Paramore Urges Fans to 'Follow Us Through the Fire': Concert Review
(Wednesday, May 1)
“We weren’t sure who was gonna follow us through the fire,” Paramore singer Hayley Williams told a sold-out crowd at Los Angeles; Wiltern Theatre on Wednesday night. “We weren’t sure if we were even gonna get through it… And now here we are -- playing one of the first songs we ever wrote at The Wiltern and there are people here who followed us.”
The fire the orange-haired singer was referring to is the tumultuous departure of two of Paramore’s formative members at the end of 2010. The group’s new album, Paramore, which recently bowed at No. 1 on the Billboard Top 200, was created in the aftermath of that exit, a varied declaration of self on behalf of the now-trio.
The Franklin, TN band, comprised of Williams, guitarist Taylor York and bassist Jeremy Davis, as well as several touring members, was very clear on the happy dynamic they’ve embraced as a threesome. The stage backdrop on this U.S. underplay tour in support of the new disc features a video screen made of three pillars, like a Roman numeral III, an obvious but endearing symbol of who Paramore is now.
The Wiltern performance, which followed a dynamic set by Los Angeles rock band Kitten, whose singer Chloe Chaidez feels like a descendent of Karen O's, was filled with appreciation from Williams and her band. Swinging from early songs like “Whoa” and “Pressure” to new album cuts like “Fast In My Car” and “Ain’t It Fun,” Paramore showcased the five albums that have brought them to this point, offering the screaming crowd a way of feeling involved in the band’s success.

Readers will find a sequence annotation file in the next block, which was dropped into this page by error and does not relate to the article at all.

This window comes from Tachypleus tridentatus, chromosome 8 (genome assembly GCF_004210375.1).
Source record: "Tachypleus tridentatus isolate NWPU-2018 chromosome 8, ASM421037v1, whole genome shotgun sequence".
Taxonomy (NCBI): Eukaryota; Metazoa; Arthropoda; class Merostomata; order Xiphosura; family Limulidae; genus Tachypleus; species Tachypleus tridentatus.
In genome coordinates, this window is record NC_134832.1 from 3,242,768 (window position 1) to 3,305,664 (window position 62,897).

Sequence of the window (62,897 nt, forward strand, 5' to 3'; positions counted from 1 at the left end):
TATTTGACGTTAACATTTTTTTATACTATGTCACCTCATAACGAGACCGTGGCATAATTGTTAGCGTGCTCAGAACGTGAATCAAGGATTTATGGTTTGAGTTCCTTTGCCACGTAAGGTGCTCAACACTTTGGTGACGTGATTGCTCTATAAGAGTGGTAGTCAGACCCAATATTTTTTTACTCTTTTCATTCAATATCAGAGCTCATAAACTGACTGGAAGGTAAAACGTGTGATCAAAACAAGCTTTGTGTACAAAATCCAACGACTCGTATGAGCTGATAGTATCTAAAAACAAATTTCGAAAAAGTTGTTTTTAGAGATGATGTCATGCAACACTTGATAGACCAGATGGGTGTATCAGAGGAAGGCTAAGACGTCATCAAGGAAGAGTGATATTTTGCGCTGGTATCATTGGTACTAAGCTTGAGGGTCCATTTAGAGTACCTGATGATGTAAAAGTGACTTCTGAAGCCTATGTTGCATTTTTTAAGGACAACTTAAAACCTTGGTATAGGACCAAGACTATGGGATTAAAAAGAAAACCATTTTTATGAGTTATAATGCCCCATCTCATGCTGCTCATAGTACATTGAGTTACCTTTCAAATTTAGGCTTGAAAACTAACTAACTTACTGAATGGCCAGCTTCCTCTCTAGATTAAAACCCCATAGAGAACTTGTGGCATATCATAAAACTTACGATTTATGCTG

Near the end of the hour-and-a-half set, Williams gathered several fans onstage (many of whom were appropriately clad in a shade of orange that matched the singer’s hair and microphone) for a rendition of “Ankle Biters,” a bounding punk number off Paramore. “I could go on about this song because it’s my favorite one,” Williams said. “I guess I just want to get some of these people who we love so much onstage to help us sing.”
The show felt notably intimate, even from the back corners of The Wiltern, namely because Williams engaged the fans on each song, offering them the opportunity to carry the choruses and continually thanking them for their ongoing support. Even the new fans, those who recently found their way onto the Paramore bandwagon, felt appreciated as Williams noted, “To you guys who are just catching on ... you give us purpose, too.”
The production was minimal, featuring a few blasts of smoke and some explosive bursts of confetti, but for the most part Paramore can carry any room, always led by Williams’ vocal. The band, who will embark on a bigger U.S. tour in the fall, present themselves like a rock band, but it’s clear at this point that Paramore has the potential to succeed groups like No Doubt or the Yeah Yeah Yeahs into pop. The group’s current single, “Still Into You,” which was dedicated to Conan O’Brien at the Wiltern (Paramore’s Tuesday appearance on his show was canceled because Williams was under the weather), is a buoyant, hook-heavy potential pop hit -- and it deserves such success.
If fans will follow Paramore through the fire -- and it’s clear that they will -- it’s because the band continues to expand their appeal on each release, perpetually offering a sense of welcome to any listener. As the band played “Looking Up,” off 2009’s brand new eyes, the song’s lyrics took on a grander meaning than was probably initially intended. “I can’t believe we almost had to give up,” Williams howled. “We’re just getting started.”
Interlude: Moving On
For a Pessimist, I'm Pretty Optimistic
Ain't It Fun
The Only Exception
Let the Flames Begin
Fast in My Car
That's What You Get
Still Into You
Brick By Boring Brick
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